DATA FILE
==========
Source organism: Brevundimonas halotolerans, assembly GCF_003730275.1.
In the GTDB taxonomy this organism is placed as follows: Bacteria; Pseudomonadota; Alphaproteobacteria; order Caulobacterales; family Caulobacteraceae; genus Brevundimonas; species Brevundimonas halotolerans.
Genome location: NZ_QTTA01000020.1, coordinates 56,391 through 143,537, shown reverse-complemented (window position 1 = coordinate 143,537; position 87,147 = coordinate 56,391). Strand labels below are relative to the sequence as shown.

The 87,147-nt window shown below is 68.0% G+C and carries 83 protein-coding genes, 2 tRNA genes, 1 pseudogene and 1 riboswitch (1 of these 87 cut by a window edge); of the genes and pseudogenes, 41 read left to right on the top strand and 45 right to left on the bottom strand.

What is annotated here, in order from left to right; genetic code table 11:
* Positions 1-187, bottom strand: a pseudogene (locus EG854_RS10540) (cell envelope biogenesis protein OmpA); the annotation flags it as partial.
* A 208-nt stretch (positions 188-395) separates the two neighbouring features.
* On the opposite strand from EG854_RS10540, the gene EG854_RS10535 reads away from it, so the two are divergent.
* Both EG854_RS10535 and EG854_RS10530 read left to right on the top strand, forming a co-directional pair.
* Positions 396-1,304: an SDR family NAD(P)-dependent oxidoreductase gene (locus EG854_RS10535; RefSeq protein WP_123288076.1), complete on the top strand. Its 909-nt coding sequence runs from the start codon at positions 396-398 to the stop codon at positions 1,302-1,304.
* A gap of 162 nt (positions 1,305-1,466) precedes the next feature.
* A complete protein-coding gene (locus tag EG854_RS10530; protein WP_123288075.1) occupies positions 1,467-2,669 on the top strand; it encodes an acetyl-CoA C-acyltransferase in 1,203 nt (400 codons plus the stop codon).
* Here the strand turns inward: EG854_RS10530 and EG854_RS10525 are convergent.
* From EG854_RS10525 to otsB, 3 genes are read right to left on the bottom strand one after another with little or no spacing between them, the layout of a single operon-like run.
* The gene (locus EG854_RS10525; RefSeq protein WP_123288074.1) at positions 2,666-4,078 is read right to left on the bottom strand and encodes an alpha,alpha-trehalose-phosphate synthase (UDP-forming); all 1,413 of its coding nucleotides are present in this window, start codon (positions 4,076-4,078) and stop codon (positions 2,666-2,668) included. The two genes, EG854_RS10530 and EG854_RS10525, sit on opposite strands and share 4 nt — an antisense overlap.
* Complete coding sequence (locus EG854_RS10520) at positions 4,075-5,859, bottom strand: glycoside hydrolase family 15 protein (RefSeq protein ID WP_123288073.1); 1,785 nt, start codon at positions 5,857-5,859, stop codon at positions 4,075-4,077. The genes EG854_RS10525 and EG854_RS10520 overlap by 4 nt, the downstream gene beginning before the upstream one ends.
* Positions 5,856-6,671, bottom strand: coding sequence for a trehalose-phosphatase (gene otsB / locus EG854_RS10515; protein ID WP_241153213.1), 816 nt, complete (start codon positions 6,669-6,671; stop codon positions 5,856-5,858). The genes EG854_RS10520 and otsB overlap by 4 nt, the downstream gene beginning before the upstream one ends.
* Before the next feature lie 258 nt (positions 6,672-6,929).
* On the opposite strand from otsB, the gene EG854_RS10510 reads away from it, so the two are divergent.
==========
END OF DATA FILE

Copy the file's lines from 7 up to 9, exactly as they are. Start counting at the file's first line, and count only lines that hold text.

* A 208-nt stretch (positions 188-395) separates the two neighbouring features.
* On the opposite strand from EG854_RS10540, the gene EG854_RS10535 reads away from it, so the two are divergent.
* Both EG854_RS10535 and EG854_RS10530 read left to right on the top strand, forming a co-directional pair.